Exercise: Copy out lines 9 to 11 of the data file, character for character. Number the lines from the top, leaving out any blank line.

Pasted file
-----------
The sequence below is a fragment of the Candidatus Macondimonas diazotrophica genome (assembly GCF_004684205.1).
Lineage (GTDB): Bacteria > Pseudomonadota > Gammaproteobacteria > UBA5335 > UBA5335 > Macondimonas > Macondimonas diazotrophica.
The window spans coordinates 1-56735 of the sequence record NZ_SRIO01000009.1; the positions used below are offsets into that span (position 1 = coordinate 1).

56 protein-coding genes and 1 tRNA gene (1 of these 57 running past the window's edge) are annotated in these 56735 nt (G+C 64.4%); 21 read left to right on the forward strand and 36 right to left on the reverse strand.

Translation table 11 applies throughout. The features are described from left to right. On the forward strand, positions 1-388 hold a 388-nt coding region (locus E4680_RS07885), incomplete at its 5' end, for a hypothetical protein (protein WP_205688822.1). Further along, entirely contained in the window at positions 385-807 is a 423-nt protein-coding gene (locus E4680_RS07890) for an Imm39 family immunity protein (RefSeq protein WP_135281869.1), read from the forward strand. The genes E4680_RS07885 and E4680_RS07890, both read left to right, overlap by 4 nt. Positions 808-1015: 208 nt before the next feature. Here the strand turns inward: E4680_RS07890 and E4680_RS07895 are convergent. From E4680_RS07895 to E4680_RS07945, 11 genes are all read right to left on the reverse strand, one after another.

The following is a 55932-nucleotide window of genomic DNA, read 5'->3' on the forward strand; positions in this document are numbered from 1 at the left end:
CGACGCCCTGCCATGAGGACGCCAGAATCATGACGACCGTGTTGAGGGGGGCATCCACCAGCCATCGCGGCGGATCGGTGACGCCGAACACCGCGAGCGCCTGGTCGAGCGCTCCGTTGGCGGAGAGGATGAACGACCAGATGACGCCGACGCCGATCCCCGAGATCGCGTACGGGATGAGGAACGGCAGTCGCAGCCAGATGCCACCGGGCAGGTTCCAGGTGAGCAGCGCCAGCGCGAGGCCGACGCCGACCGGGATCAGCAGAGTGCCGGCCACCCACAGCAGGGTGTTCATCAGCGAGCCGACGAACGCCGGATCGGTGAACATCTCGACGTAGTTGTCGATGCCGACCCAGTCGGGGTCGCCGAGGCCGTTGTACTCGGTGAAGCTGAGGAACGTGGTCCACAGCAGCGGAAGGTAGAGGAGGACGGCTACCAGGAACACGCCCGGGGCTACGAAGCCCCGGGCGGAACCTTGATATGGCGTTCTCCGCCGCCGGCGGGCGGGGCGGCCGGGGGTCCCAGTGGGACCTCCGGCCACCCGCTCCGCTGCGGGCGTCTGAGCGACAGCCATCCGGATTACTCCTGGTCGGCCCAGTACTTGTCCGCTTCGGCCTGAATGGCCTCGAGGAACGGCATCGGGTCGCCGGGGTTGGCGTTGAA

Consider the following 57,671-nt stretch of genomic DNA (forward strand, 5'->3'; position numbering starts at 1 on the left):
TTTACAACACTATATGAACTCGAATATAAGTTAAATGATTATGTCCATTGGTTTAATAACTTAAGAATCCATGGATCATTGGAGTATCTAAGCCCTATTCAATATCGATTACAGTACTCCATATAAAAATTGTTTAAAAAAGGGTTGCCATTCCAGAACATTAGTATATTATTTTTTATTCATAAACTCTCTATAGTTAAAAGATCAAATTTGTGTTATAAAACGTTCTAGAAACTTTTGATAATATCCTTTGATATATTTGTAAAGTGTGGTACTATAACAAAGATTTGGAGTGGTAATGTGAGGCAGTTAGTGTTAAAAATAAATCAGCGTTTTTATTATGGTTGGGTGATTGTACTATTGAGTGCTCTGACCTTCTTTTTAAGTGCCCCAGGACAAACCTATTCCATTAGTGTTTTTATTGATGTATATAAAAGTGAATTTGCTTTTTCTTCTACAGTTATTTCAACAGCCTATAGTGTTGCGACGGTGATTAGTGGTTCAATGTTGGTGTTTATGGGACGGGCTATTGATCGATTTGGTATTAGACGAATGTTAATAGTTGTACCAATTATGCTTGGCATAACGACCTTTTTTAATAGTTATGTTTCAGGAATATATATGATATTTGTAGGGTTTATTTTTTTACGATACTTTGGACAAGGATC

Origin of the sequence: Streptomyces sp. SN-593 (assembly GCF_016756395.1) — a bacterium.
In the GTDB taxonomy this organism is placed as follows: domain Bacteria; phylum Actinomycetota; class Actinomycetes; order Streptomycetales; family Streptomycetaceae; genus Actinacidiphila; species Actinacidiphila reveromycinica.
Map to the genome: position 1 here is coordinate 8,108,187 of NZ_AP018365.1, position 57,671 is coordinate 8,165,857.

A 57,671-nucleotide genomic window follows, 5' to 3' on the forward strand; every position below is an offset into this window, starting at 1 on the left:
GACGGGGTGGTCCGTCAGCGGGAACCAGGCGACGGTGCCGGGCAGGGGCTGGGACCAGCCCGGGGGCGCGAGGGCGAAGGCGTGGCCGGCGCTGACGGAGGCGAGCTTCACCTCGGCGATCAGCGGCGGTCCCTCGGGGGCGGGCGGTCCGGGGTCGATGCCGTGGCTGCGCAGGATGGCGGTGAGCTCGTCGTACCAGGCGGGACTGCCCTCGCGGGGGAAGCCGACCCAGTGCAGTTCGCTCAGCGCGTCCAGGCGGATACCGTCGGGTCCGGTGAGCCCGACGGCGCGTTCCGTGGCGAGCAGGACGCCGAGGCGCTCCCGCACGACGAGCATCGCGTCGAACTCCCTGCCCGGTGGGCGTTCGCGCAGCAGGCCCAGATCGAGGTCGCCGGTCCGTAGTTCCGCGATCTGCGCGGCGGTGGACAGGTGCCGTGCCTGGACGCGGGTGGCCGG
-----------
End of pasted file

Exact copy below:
TTTACAACACTATATGAACTCGAATATAAGTTAAATGATTATGTCCATTGGTTTAATAACTTAAGAATCCATGGATCATTGGAGTATCTAAGCCCTATTCAATATCGATTACAGTACTCCATATAAAAATTGTTTAAAAAAGGGTTGCCATTCCAGAACATTAGTATATTATTTTTTATTCATAAACTCTCTATAGTTAAAAGATCAAATTTGTGTTATAAAACGTTCTAGAAACTTTTGATAATATCCTTTGATATATTTGTAAAGTGTGGTACTATAACAAAGATTTGGAGTGGTAATGTGAGGCAGTTAGTGTTAAAAATAAATCAGCGTTTTTATTATGGTTGGGTGATTGTACTATTGAGTGCTCTGACCTTCTTTTTAAGTGCCCCAGGACAAACCTATTCCATTAGTGTTTTTATTGATGTATATAAAAGTGAATTTGCTTTTTCTTCTACAGTTATTTCAACAGCCTATAGTGTTGCGACGGTGATTAGTGGTTCAATGTTGGTGTTTATGGGACGGGCTATTGATCGATTTGGTATTAGACGAATGTTAATAGTTGTACCAATTATGCTTGGCATAACGACCTTTTTTAATAGTTATGTTTCAGGAATATATATGATATTTGTAGGGTTTATTTTTTTACGATACTTTGGACAAGGATC

Origin of the sequence: Streptomyces sp. SN-593 (assembly GCF_016756395.1) — a bacterium.
In the GTDB taxonomy this organism is placed as follows: domain Bacteria; phylum Actinomycetota; class Actinomycetes; order Streptomycetales; family Streptomycetaceae; genus Actinacidiphila; species Actinacidiphila reveromycinica.